The Murgwanza Story

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First Intake of students to Murgwanza Nursing School

Because of Murgwanza’s remoteness, it is difficult to recruit and retain staff. Morale is low and there are high levels of burnout. Murgwanza is not alone in this problem. Throughout Tanzania, the shortage of health staff, including a 70% shortfall of nurses, has resulted in widespread closure of village dispensaries, a decline in the quality of healthcare and an increase in the incidence and mortality of preventable diseases. The Tanzanian Government has begun a long journey to improve healthcare through its national strategy for growth and poverty elimination.

MMA has had significant involvement with the village of Murgwanza in rural Tanzania for several years. To the people in this remote village, the three letters ‘MMA’ represent hope and God’s abundant grace in an environment that is struggling to survive the effects of severe poverty and the HIV/AIDS epidemic. But there is a severe shortage of medically trained staff. Through the enthusiasm of  Drs Amanda Thompson and Simone Martin (then medical students) the Murgwanza Hospital Scholarship Program was commenced late in 2007and within 6 months two clinical officers had commenced their training in Mwanza, Tanzania’s largest inland town and a ten hour drive from Murgwanza. The two students were selected by the bishop and hospital secretary after successful completion of secondary school.

Clinical officers ease the burden on doctors by servicing the outpatients department and treating patients with basic and common conditions. The training to become a clinical officer is a three-year course, at an annual cost of AU$1500 per student.  When a student receives a tertiary education, they are given an opportunity to break free of the cycle of poverty and establish a future for not only themselves, but also their family and the community, as well as increasing the delivery of healthcare to this region. The project’s aim is to train six clinical officers over the next six years, a feat requiring donations totalling $27,000.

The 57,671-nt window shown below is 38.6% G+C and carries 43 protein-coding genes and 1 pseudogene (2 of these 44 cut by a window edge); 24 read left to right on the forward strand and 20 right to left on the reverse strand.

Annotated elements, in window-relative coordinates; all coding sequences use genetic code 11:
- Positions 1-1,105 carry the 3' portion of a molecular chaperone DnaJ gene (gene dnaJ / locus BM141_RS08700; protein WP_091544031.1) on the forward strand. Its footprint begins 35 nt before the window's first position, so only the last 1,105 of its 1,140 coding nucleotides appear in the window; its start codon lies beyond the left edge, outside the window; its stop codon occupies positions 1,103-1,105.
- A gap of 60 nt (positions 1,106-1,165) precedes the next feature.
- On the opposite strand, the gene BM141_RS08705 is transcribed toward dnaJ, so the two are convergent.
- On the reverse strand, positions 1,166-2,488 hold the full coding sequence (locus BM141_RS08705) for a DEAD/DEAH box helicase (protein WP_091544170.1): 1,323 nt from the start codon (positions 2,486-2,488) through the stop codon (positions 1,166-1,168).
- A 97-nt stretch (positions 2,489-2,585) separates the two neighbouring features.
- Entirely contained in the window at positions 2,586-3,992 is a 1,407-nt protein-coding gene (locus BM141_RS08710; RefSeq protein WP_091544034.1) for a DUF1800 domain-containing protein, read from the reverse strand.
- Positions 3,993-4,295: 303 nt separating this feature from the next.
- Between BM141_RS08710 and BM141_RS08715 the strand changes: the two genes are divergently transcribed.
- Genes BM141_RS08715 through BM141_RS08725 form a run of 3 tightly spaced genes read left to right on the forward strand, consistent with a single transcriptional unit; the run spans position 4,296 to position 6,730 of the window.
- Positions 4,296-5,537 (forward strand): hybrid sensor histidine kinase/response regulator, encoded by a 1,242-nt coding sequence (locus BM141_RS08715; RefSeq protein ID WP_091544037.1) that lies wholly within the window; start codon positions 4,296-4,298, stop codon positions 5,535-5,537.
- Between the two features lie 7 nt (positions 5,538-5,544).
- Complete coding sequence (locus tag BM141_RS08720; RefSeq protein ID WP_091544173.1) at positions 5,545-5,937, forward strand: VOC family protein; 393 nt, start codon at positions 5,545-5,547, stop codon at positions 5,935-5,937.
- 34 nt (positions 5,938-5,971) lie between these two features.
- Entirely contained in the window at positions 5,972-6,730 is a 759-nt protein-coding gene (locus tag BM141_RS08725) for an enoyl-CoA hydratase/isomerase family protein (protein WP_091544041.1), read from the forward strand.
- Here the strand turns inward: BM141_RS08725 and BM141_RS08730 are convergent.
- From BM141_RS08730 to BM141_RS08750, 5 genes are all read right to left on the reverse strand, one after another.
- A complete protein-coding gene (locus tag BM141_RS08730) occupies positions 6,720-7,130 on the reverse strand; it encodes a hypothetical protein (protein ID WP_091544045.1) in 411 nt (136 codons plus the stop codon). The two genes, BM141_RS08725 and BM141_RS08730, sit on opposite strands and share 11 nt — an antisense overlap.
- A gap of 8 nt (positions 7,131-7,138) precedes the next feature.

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Drs Amanda Thompson and Simone Langford with theatre staff at Murgwanza

The nursing situation is more complex but with financial support through fundraising, the Murgwanza School of Nursing opened in September 2008 and fulfilled a long-held vision of hospital staff and church authorities. The first intake of 40 students had to endure old, partly renovated buildings, outdated books and a shortage of teaching staff, but spirits were high with the opening of the school.  MMA is supporting 8 students at a cost of AUD 8000 per year.

What does a scholarship mean to a student?

The prospect of completing a tertiary education is a concept which is often beyond the means of local students, partly because of lack of tertiary training institutions in the Ngara district but also financially. Without further education the options for employment are minimal and students who successfully complete their secondary education often find themselves left with little hope of building a future.

murg002A tertiary education provides an opportunity to break free from the cycle of poverty and establish a future for themselves, their family and the community.

Those who complete a course in one of the health fields will increase the delivery of healthcare in a country that is suffering from a 70% shortfall of nurses


Dr Amanda Thompson, back working in the hospital at the time, wrote:

murg003“The nursing students have been doing clinical placements … They are so enthusiastic, and with such a shortage of nurses in the hospital, there is a buzz of excitement as the staff realise that there will be easier times ahead”.

The second intake of students began in September 2009 and further renovations, extra furniture and up-to-date teaching equipment were needed. In faith that God would provide the money, renovations were begun, furniture and books ordered and students accepted. $38,000 was needed to cover all expenses, and this has now been provided – with thanks to our Lord and to two bequest donors who remembered MMA in their wills.

To retain registration, the school must also recruit more trained staff. Perhaps someone reading this will hear God’s call and respond.

Brochures about the scholarship program are available by emailing This e-mail address is being protected from spambots. You need JavaScript enabled to view it .

 

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Dr Amanda Thompson with Murgwanza Nursing School students